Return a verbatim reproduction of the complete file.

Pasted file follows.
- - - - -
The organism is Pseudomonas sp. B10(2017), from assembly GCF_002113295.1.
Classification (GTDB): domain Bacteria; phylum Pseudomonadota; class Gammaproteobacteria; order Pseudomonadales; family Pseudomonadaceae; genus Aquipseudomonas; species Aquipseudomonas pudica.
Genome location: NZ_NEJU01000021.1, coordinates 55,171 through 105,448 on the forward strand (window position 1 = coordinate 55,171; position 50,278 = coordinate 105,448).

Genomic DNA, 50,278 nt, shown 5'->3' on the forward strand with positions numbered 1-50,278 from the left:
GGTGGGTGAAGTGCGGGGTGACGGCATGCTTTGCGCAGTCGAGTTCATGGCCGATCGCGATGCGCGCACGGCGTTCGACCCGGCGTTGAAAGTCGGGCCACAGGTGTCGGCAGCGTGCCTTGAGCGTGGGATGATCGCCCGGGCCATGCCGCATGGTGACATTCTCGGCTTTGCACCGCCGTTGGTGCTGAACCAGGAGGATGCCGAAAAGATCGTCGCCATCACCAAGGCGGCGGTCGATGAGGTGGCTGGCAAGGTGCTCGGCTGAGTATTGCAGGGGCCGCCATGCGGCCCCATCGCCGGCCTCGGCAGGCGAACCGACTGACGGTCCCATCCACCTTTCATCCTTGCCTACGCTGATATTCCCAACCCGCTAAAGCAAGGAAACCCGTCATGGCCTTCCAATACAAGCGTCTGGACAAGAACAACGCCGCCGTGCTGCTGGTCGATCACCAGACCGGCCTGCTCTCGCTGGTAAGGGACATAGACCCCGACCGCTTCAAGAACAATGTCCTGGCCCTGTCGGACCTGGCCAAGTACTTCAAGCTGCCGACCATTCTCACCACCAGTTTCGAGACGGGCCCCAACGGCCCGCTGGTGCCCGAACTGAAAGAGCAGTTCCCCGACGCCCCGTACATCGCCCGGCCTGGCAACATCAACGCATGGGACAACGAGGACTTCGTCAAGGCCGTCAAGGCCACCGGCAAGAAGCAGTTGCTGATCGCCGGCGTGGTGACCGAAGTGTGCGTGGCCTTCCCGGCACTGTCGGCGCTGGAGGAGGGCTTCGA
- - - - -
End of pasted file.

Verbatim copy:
The organism is Pseudomonas sp. B10(2017), from assembly GCF_002113295.1.
Classification (GTDB): domain Bacteria; phylum Pseudomonadota; class Gammaproteobacteria; order Pseudomonadales; family Pseudomonadaceae; genus Aquipseudomonas; species Aquipseudomonas pudica.
Genome location: NZ_NEJU01000021.1, coordinates 55,171 through 105,448 on the forward strand (window position 1 = coordinate 55,171; position 50,278 = coordinate 105,448).

Genomic DNA, 50,278 nt, shown 5'->3' on the forward strand with positions numbered 1-50,278 from the left:
GGTGGGTGAAGTGCGGGGTGACGGCATGCTTTGCGCAGTCGAGTTCATGGCCGATCGCGATGCGCGCACGGCGTTCGACCCGGCGTTGAAAGTCGGGCCACAGGTGTCGGCAGCGTGCCTTGAGCGTGGGATGATCGCCCGGGCCATGCCGCATGGTGACATTCTCGGCTTTGCACCGCCGTTGGTGCTGAACCAGGAGGATGCCGAAAAGATCGTCGCCATCACCAAGGCGGCGGTCGATGAGGTGGCTGGCAAGGTGCTCGGCTGAGTATTGCAGGGGCCGCCATGCGGCCCCATCGCCGGCCTCGGCAGGCGAACCGACTGACGGTCCCATCCACCTTTCATCCTTGCCTACGCTGATATTCCCAACCCGCTAAAGCAAGGAAACCCGTCATGGCCTTCCAATACAAGCGTCTGGACAAGAACAACGCCGCCGTGCTGCTGGTCGATCACCAGACCGGCCTGCTCTCGCTGGTAAGGGACATAGACCCCGACCGCTTCAAGAACAATGTCCTGGCCCTGTCGGACCTGGCCAAGTACTTCAAGCTGCCGACCATTCTCACCACCAGTTTCGAGACGGGCCCCAACGGCCCGCTGGTGCCCGAACTGAAAGAGCAGTTCCCCGACGCCCCGTACATCGCCCGGCCTGGCAACATCAACGCATGGGACAACGAGGACTTCGTCAAGGCCGTCAAGGCCACCGGCAAGAAGCAGTTGCTGATCGCCGGCGTGGTGACCGAAGTGTGCGTGGCCTTCCCGGCACTGTCGGCGCTGGAGGAGGGCTTCGA